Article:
To unchain Bolt and other dogs like him in Colorado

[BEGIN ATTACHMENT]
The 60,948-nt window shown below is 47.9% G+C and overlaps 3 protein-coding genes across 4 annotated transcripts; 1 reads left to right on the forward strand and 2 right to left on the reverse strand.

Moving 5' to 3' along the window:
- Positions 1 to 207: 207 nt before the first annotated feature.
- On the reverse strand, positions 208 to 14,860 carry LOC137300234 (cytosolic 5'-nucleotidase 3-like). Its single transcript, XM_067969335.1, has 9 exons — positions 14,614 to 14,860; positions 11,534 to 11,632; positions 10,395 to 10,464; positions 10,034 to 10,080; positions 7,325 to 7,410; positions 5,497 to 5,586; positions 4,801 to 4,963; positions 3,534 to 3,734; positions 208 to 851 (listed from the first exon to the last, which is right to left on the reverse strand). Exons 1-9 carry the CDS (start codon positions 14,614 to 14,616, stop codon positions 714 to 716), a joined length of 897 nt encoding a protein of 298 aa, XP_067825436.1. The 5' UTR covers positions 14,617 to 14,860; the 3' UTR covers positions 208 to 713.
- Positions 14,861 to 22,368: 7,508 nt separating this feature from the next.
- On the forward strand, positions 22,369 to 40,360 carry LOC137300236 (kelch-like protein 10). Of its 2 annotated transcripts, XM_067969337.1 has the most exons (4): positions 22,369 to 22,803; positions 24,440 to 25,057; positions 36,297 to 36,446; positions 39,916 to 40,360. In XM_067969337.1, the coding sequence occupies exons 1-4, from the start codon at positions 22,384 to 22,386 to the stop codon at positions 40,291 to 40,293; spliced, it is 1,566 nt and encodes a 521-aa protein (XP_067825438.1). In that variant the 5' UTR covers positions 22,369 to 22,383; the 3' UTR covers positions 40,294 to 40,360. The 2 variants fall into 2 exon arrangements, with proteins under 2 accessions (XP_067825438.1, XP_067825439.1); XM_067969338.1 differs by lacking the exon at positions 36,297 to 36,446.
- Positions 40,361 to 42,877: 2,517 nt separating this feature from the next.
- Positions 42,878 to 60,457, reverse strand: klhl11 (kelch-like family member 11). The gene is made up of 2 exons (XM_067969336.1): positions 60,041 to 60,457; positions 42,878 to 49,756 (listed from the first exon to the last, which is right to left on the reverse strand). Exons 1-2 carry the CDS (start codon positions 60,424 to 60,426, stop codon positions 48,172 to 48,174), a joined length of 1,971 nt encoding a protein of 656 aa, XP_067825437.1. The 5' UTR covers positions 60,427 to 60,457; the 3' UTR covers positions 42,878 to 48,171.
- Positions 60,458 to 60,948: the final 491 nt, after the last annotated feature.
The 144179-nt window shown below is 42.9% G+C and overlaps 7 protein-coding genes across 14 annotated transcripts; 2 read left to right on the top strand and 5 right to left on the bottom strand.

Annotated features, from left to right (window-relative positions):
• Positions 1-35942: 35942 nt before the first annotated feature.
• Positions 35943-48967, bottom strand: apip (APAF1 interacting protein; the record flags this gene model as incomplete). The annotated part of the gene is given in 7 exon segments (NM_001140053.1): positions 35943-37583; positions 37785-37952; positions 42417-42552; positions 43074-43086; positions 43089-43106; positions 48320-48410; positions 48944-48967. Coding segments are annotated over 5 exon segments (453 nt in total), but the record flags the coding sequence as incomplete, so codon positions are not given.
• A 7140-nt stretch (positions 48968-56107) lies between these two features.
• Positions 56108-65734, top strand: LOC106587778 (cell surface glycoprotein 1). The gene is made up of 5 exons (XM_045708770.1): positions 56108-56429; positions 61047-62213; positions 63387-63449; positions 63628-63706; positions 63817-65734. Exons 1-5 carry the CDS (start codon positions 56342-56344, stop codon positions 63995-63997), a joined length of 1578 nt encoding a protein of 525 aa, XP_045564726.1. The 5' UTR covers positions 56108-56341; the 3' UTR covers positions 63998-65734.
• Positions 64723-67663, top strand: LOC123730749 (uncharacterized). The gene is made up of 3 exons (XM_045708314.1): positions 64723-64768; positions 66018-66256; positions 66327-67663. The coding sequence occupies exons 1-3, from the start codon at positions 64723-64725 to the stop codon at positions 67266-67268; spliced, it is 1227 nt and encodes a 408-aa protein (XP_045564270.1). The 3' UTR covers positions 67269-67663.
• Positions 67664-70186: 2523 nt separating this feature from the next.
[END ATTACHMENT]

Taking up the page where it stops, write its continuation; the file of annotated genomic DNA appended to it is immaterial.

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It is important because chaining up your dog is harmful to the dog. So here I am going to ask a questions and give answers to those questions. These questions were written by the Humane Society of the Untied States. Have you seen chained dogs in your neighborhood and wondered whether leaving a dog outside is humane? Here are some frequently asked questions about chaining and tethering dogs and why it's considered inhumane. Is there a problem with continuous chaining or tethering? Yes, the practice is both inhumane and a threat to the safety of the confined dog, other animals and humans. Why is tethering dogs inhumane? Dogs are naturally social beings who thrive on interaction with human beings and other animals. A dog kept chained in one spot for hours, days, months or even years suffers immense psychological damage. An otherwise friendly and docile dog, when kept continuously chained, becomes neurotic, unhappy, anxious and often aggressive. In many cases, the necks of chained dogs become raw and covered with sores, the result of improperly fitted collars and the dogs' constant yanking and straining to escape confinement. Dogs have even been found with collars embedded in their necks, the result of years of neglect at the end of a chain. Who says tethering dogs is inhumane? In addition to The Humane Society of the United States and numerous animal experts, the U. S. Department of Agriculture issued a statement in the July 2, 1996, Federal Register against tethering: "Our experience in enforcing the Animal Welfare Act has led us to conclude that continuous confinement of dogs by a tether is inhumane. A tether significantly restricts a dog's movement. A tether can also become tangled around or hooked on the dog's shelter structure or other objects, further restricting the dog's movement and potentially causing injury." How does tethering or chaining dogs pose a danger to humans? Dogs tethered for long periods can become highly aggressive. Dogs feel naturally protective of their territory; when confronted with a perceived threat, they respond according to their fight-or-flight instinct. A chained dog, unable to take flight, often feels forced to fight, attacking any unfamiliar animal or person who unwittingly wanders into his or her territory. Numerous attacks on people by tethered dogs have been documented. Tragically, the victims of such attacks are often children who are unaware of the chained dog's presence until it is too late. Furthermore, a tethered dog who finally does get loose from his chains may remain aggressive, and is likely to chase and attack unsuspecting passersby and pets. Why is tethering dangerous to dogs? In addition to the psychological damage wrought by continuous chaining, dogs forced to live on a chain make easy targets for other animals, humans, and biting insects. A chained animal may suffer harassment and teasing from insensitive humans, stinging bites from insects, and, in the worst cases, attacks by other animals. Chained dogs are also easy targets for thieves looking to steal animals for sale to research institutions or to be used as training fodder for organized animal fights. Finally, dogs' tethers can become entangled with other objects, which can choke or strangle the dogs to death. Are these dogs dangerous to other animals? In some instances, yes. Any other animal that comes into their area of confinement is in jeopardy. Cats, rabbits, smaller dogs and others may enter the area when the tethered dog is asleep and then be fiercely attacked when the dog awakens. Are tethered dogs otherwise treated well? Rarely does a chained or tethered dog receive sufficient care. Tethered dogs suffer from sporadic feedings, overturned water bowls, inadequate veterinary care, and extreme temperatures. During snow storms, these dogs often have no access to shelter. During periods of extreme heat, they may not receive adequate water or protection from the sun. What's more, because their often neurotic behavior makes them difficult to approach, chained dogs are rarely given even minimal affection. Tethered dogs may become "part of the scenery" and can be easily ignored by their owners. Are the areas in which tethered dogs are confined usually comfortable? No, because the dogs have to eat, sleep, urinate and defecate in a single confined area. Owners who chains their dogs are also less likely to clean the area. Although there may have once been grass in an area of confinement, it is usually so beaten down by the dog's pacing that the ground consists of nothing but dirt or mud. How else can people confine dogs? The HSUS recommends that all dogs live indoors as a part of the family, are taken on regular walks, and otherwise provided with adequate attention, food, water and veterinary care. If an animal must be housed outside at certain times, he should be placed in a suitable pen with adequate square footage and shelter from the elements. Should chaining or tethering ever be allowed? To become well-adjusted companion animals, dogs should interact regularly with people and other animals, and should receive regular exercise. It is an owner's responsibility to properly restrain her dog, just as it is the owner's responsibility to provide adequate attention and socialization. Placing an animal on a restraint to get fresh air can be acceptable if it is done for a short period or while supervised. However, keeping an animal tethered for long periods is never acceptable. If a dog is chained or tethered for a period of time, can it be done humanely? Animals who must be kept on a tether should be secured in such a way that the tether cannot become entangled with other objects. Collars used to attach an animal should be comfortable and properly fitted; choke chains should never be used. Restraints should allow the animal to move about and lie down comfortably. Animals should never be tethered during natural disasters such as floods, fires, tornadoes, hurricanes, or blizzards. What about attaching a dog's leash to a "pulley run"? Attaching a dog's leash to a long line—such as a clothesline or a manufactured device known as a pulley run—and letting the animal have a larger area in which to explore is preferable to tethering the dog to a stationary object. However, many of the same problems associated with tethering still apply, including attacks on or by other animals, lack of socialization and safety. What is being done to correct the problem of tethering dogs? More than 100 communities in more than 30 states have passed laws that regulate the practice of tethering animals. Maumelle, Ark., and Tucson, Ariz., completely prohibit the unattended tethering of dogs. Many other communities only allow tethering for limited periods of time or during certain conditions. Orange County, Fla., for example, does not allow tethering between 9 a.m. and 5 p.m. or during times of extreme weather. Why should a community outlaw the continuous chaining or tethering of dogs? Animal control and humane agencies receive countless calls every day from citizens concerned about animals in these cruel situations. Animal control officers, paid at taxpayer expense, spend many hours trying to educate pet owners about the dangers and cruelty involved in this practice. A chained animal is caught in a vicious cycle; frustrated by long periods of boredom and social isolation, he becomes a neurotic shell of his former self—further deterring human interaction and kindness. In the end, the helpless dog can only suffer the frustration of watching the world go by in isolation—a cruel fate for what is by nature a highly social animal. Any city, county, or state that bans this practice is a safer, more humane community.. As a pet owner I am asking to please pass a law to take off the chains of Bolt and other dogs. And below you are going to read about Bolt. How Can This Dog Be Helped? (Larimer County) < My neighbors have had this dog chained to the tree since they moved in eight months ago. It never stops barking or crying due to boredom/heat/extreme cold/being scared of local wildlife. It is nothing but animal cruelty. These people are all so far gone on drugs that sometimes they don't wake up or come out of the house for days on end. Long ago I tried the normal routes of first asking them to please not let the dog bark all night long, then calling Animal Control, then the police, then the sheriff, then the mayor, then the County Commissioners....no one will help. Animal Control says their budget was cut so they no longer come to unincorporated Larimer County. I tried calling repeatedly, saying the problem is bigger than just barking and they told me to stop because I am becoming "a thorn in their side." None of the other neighbors, though they complain about the barking continually, will say anything out of fear of repercussions. The police and sheriff don't care about noise complaints involving animals at all and wouldn't even take a report. The mayor and county commissioners just blew me off. I tried talking to these idiots' landlord and all he did was tattle to them that I complained so now whenever they see me they spit at me and swear. I don't give a damn about them, but now that it is hovering around zero degrees, the last thing I want to see when I look out my window is this dog slowly freezing to death. Short of going down there and cutting its coller off, what the hell can be done? I pay over $1,000 a year in taxes to this God forsaken county and I can't find a soul to help this poor dog. UPDATE: Thanks to someone else calling on account of this ad, I called again and this time Animal Control says they will send someone, either today or tomorrow. Unfortunately they also said that there is no law against keeping a dog chained to a tree year round as long as it has access to shelter. This dog does have access to a piece of plywood so I guess it's just screwed. They also reported that last time they checked on that house the owners said the dog has access to the house. I guess they would rather believe crack heads than look around in the yard and see that the poor thing paces constantly and has a regular trail worn into the flag stone yard. Thank you all so much for your support and input. I can't stand being in the middle of confrontation or altercations and I felt really alone in this until today. For those of you who suggested I go steal the dog...while I know this is the only way it will actually be helped, I am not comfortable going into the back yard of a meth lab and approaching an abused pit bull that I have never seen interact with a human being. I did contact The Coloradoan and Denkai but did not get a response from either. Thank you again, especially the person who called Animal Control. SECOND UPDATE: I give up. After consulting with a vet, he suggested I just give out the address and hope for the best. The dog, as of 8:34 pm on 11/18/2014 is still chained outside in CO 80526. I was not home today so I don't know if Animal Control came or not. They very well may have, but bottom line is the dog is still freezing and crying. THIRD UPDATE 11/19/2014 7:10AM: The dog is not outside. I am not sure if it is in the house or if someone took it away but I can't see it or the chain this morning. Quite a few people have shared the pictures I put on Facebook and I can't thank you enough for that and all other actions you have taken. I am very leery of saying that the problem is solved, but at least for the time being the dog seems to be getting a reprieve from the cold and the chain. Update as of 4pm 11/19: The dog is back out on the chain, since this morning. I have been on the phone all afternoon with the Sherriff's Department and other agencies. This is not illegal. Evidently you can keep a dog chained to a tree forever as long as it has food, water and shelter. According to Animal Control, they visited yesterday and it did have food and water. Its shelter was not up to par but the people were given a warning and have a day or two to fix it. If they fix it, there is nothing anyone can do because it is not against any law.